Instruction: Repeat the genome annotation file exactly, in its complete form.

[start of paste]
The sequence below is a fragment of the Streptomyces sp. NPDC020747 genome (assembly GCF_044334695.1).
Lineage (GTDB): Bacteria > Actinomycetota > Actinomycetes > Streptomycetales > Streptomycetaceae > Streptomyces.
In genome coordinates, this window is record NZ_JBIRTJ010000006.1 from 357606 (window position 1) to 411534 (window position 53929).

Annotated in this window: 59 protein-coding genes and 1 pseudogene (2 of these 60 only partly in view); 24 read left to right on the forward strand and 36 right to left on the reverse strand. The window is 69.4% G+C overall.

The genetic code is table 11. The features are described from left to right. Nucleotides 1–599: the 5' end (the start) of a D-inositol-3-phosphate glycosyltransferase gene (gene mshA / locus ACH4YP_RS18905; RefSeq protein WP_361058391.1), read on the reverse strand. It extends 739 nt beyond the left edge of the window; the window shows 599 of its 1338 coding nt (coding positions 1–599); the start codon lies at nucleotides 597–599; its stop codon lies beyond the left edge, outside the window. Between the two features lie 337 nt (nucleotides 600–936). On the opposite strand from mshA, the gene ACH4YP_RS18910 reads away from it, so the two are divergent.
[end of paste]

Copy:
The sequence below is a fragment of the Streptomyces sp. NPDC020747 genome (assembly GCF_044334695.1).
Lineage (GTDB): Bacteria > Actinomycetota > Actinomycetes > Streptomycetales > Streptomycetaceae > Streptomyces.
In genome coordinates, this window is record NZ_JBIRTJ010000006.1 from 357606 (window position 1) to 411534 (window position 53929).

Annotated in this window: 59 protein-coding genes and 1 pseudogene (2 of these 60 only partly in view); 24 read left to right on the forward strand and 36 right to left on the reverse strand. The window is 69.4% G+C overall.

The genetic code is table 11. The features are described from left to right. Nucleotides 1–599: the 5' end (the start) of a D-inositol-3-phosphate glycosyltransferase gene (gene mshA / locus ACH4YP_RS18905; RefSeq protein WP_361058391.1), read on the reverse strand. It extends 739 nt beyond the left edge of the window; the window shows 599 of its 1338 coding nt (coding positions 1–599); the start codon lies at nucleotides 597–599; its stop codon lies beyond the left edge, outside the window. Between the two features lie 337 nt (nucleotides 600–936). On the opposite strand from mshA, the gene ACH4YP_RS18910 reads away from it, so the two are divergent.